LAS VEGAS - On Tuesday, Nevada state workers were joined by members of the Culinary Union Local 226 for a rally in support of Senate Bill 135, which will extend collective bargaining rights to state employees. Along with AFSCME President Lee Saunders and UNITE HERE President D. Taylor, hundreds of state workers and hospitality workers came together in a strong show of solidarity among Nevada’s labor community.
The rally gave state workers an opportunity to continue to make their case that collective bargaining rights will give them a greater voice on the job.
“Short staffing and not having a voice on the job put me in the hospital for three days,” said Kelvin Chung, a Correctional Officer at Ely State Prison who was injured in the line of duty last month. “We put our safety on the line to protect our communities. It’s not unfair to ask that we have the staff, equipment and policies we need to go home safe.”
AFSCME Pres. Lee Saunders emphasized how, despite the variety of jobs Nevada state employees perform, they share a common purpose.
“Every day, Nevada state employees wake up with one goal, with one thing on their minds: serving and strengthening their communities to the best of their ability. They do difficult jobs, essential jobs, jobs we all depend on. And they do them with pride and professionalism, with courage and conviction – whether they’re nurses, whether they’re in corrections, whether they maintain roads and parks, or work with people with disabilities.”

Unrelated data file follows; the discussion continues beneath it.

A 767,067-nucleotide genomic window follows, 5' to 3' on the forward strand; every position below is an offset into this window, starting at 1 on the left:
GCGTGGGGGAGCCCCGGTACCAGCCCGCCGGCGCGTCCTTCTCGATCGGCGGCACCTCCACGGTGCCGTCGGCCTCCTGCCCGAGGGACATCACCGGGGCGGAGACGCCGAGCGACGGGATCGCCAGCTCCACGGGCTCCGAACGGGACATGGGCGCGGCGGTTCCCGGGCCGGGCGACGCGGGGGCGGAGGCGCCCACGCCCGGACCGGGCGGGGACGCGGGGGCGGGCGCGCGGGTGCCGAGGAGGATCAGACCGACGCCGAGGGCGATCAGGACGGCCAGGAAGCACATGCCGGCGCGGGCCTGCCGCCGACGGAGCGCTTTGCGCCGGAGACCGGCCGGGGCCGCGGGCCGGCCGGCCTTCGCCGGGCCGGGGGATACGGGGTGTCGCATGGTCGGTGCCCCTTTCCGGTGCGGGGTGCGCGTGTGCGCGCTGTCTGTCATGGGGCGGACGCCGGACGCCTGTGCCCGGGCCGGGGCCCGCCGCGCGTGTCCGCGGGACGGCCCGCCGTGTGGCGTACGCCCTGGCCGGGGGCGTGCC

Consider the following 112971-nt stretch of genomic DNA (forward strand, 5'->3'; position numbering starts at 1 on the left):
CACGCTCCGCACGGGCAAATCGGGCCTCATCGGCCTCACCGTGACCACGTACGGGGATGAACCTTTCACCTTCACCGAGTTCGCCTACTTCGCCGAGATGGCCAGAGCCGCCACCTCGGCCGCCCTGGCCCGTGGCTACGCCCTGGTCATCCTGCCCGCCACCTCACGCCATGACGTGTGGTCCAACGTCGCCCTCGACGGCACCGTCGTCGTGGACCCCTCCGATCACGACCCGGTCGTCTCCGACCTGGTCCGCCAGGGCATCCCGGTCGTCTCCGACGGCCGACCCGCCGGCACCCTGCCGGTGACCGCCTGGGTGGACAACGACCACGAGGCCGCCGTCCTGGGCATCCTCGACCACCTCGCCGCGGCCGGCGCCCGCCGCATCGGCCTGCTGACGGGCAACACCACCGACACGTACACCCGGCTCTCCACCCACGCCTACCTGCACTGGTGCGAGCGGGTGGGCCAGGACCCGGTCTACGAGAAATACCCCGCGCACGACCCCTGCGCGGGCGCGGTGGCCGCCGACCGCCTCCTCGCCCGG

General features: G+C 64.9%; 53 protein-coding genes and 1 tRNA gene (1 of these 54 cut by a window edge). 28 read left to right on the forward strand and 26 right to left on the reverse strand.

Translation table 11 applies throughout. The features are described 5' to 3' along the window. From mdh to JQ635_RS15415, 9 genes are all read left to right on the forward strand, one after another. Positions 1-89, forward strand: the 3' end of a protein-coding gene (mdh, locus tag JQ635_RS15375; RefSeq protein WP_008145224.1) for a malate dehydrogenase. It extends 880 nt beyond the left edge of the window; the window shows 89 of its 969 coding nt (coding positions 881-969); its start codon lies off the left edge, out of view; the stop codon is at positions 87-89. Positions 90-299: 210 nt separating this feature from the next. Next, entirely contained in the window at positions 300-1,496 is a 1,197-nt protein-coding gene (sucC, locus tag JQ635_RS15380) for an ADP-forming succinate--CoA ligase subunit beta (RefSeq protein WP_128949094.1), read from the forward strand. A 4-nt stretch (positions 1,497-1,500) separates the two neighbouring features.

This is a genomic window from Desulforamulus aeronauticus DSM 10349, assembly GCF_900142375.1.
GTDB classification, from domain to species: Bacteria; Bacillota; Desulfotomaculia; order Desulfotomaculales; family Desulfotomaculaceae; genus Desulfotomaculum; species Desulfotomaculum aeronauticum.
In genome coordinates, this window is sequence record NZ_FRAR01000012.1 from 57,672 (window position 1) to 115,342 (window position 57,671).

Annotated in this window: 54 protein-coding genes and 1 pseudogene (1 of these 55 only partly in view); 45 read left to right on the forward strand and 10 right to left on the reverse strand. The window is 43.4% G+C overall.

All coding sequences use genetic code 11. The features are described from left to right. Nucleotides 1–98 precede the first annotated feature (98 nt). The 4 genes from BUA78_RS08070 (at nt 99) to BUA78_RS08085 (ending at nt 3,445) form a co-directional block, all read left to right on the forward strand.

As the only public sector workers in Nevada without the ability to negotiate over working conditions, wages or benefits, state employees are building off of decades of organizing to push SB135 over the line.
“Collective bargaining rights for state employees is a long time coming,” said Local 4041 President Harry Schiffman. “Local 4041 is stronger than ever, because workers are seeing how coming together will allow us to make much-needed changes in the workplace.”
Agueda Sanchez, a group supervisor at Summit View Youth Center, knows that coming together with her coworkers leads to substantive changes in the workplace.
“At my facility, we have come together to bring our issues to management in a unified voice, and that’s started to create some positive changes in the workplace. With our expertise, and the stronger voice that comes with collective bargaining, we can help ensure that the kids we serve get the best care we can provide, and staff can do our job safely.”